Jacquard: The Saga of a Unique Fabric

Jacquard: The Saga of a Unique Fabric

Jacquard is a type of fabric in which the colors and patterns are incorporated into the weave of the fabric itself, rather than being dyed or printed on. The term “Jacquard” does not refer to a particular pattern, but to the loom it was woven on, named for after inventor, Joseph Marie Jacquard. Weaved from a variety of different materials, jacquard is available in a variety of styles, colors, and textures. Fabrics made of jacquard can be used for many purposes and come in a variety of weights and compositions. Spring and summer apparel are made from lightweight jacquard fabrics, while winter apparel is made from heavy jacquard fabrics.

In the past, weaving patterns directly into fabric was a difficult, labor-intensive task; done by hand by skilled weavers, these fabrics were costly to produce, and as such, only the richest could afford to purchase them. As a symbol of status and wealth, brocades were purchased by royals and nobles for use in ballgowns and palace furnishings.

In most cases, fabrics were quickly woven from a single type of thread, like cotton or flax, in its natural shade. Using a common loom, professional weavers would string the long threads that run up and down the fabric across the device, then pass threads through them horizontally though the loom made the weaving process easier, it was still a long, laborious process that was done by hand, which made all fabric not just brocade costly. Fabrics were dyed or printed with patterns once they were completed or, for more expensive fabrics, dyed and printed. For most people, fabric was purchased sparingly and used functionally, with little in the way of design.

The Invention of Jacquard

In 1786, the industrial power loom was invented. This made cloth more affordable than ever, and it opened up the world of fashion and design to the middle classes. Since the first industrial looms could only mass-produce plain, single-thread fabrics, brocades remained the exclusive property of the wealthy for the remainder of the 18th century.

Jacquard introduced brocade to the masses, and it quickly became a symbol of status for the middle and upper classes. They largely used the new fabric as furniture coverings, drapes, and other ornamental items on display every day, and it showed off the household's social standing. Although it has lost its association with social subtext and can be used in a variety of ways, jacquard remains popular for furniture, linens, and home décor.

In 1804, French weaver Joseph Marie Jacquard invented his namesake loom, which used punch cards to regulate weaving. The Jacquard Mechanism, Jacquard Attachment, or Jacquard System was inspired by the newly invented player pianos, which played long pieces of music with rolls of punched-out paper. Jacquard transformed designs into punch cards that automated the loom's movement, allowing multiple colored threads to be weaved into predesigned patterns without having to involve humans.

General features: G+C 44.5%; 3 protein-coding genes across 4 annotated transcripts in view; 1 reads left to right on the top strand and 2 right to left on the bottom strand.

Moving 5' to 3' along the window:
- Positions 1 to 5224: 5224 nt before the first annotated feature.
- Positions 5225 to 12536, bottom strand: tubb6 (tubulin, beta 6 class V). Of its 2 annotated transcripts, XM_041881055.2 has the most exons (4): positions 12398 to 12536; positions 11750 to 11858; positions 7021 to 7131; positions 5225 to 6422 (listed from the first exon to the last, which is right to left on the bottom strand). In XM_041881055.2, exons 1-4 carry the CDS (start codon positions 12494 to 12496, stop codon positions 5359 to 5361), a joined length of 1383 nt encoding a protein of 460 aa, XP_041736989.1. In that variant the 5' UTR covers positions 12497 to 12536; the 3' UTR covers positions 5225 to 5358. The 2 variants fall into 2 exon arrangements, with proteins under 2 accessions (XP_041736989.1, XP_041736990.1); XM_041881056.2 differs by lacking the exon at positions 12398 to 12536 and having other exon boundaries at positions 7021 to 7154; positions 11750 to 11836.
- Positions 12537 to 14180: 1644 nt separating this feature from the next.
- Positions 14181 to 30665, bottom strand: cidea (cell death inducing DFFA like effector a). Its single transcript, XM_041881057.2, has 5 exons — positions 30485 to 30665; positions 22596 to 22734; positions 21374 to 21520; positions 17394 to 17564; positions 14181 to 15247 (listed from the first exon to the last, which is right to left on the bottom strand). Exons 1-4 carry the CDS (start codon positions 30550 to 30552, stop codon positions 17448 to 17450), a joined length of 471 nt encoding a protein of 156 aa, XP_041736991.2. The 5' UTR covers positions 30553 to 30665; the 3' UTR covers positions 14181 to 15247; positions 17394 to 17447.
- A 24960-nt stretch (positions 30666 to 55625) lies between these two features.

Jacquard Today

Jacquard and its loom have become synonymous with all multi-thread woven fabrics that every individual type — yes, even brocade — is now known as a type of Jacquard fabric. Generally, the term "brocade" refers to a heavier woven fabric with a raised pattern, giving the fabric a luxurious, dramatic appearance. Fabrics made of damask jacquard typically contain an elaborate pattern woven into cotton, linen, or silk. Only one color is used in Damask, but the threads are of a different fineness, which produces a subtle iridescence.

Jacquard fabrics are known for their durability and resistance to fading, which is another great reason to consider this type of fabric for furniture, curtains, or other places in your home where there’s a lot of light. Because every individual thread is solution-dyed, they are more color-fast than printed fabrics, which have been selectively dyed, and can be rubbed off over time with repeated usage.

Cotton, silk, and synthetic fibers are the most common textile fibers used to make jacquard. In some cases, textile manufacturers may also use wool to make jacquard fabric, but wool yarn is usually reserved for tapestries. While the largest producer of raw cotton fibers is India, the largest producer of finished cotton garments is China. China produces the most synthetic fibers, and it is also the world leader in silk production. On the other hand, Australia produces more wool than any other country. However, most Australian wool producers send their raw fibers or yarn to China for finishing. Due to this, the majority of jacquard fabrics originate from China.

Benefits of Jacquard

The jacquard fabric combines the elegance of classic weaving with the quality of modern knitwear. Jacquard clothing is durable and strong, with a structured and wrinkle-resistant feel that is perfect for everyday wear. Contrary to printed and stamped patterns, woven patterns will not fade or wear off over time. For wardrobe staples like bathrobes, the exceptional quality offers a unique aesthetic that retains its luxurious look.

Fabric Properties

The advantages of jacquard materials are largely determined by their composition. However, there are some characteristics that they all share. Most jacquard weave materials have floats on the back. Plus, they are:

  1. Durable and stable,
  2. Strong and resilient,
  3. Wear and wrinkle-resistant,
  4. Pleasant to the touch,
  5. Filled with decorative aesthetics.

With popular designs and patterns, there is no denying that jacquard is a beautiful fabric. Jacquards are perfect for those who want to stand out and for fashion designers that want to explore their skills.

With a meticulous attention to detail, each product at Hanggul is carefully designed to accentuate tradition and add a well warranted place to any modern wardrobe.  We provide certified quality, luxurious packaging, and free shipping across India. Visit hanggul.com to know more.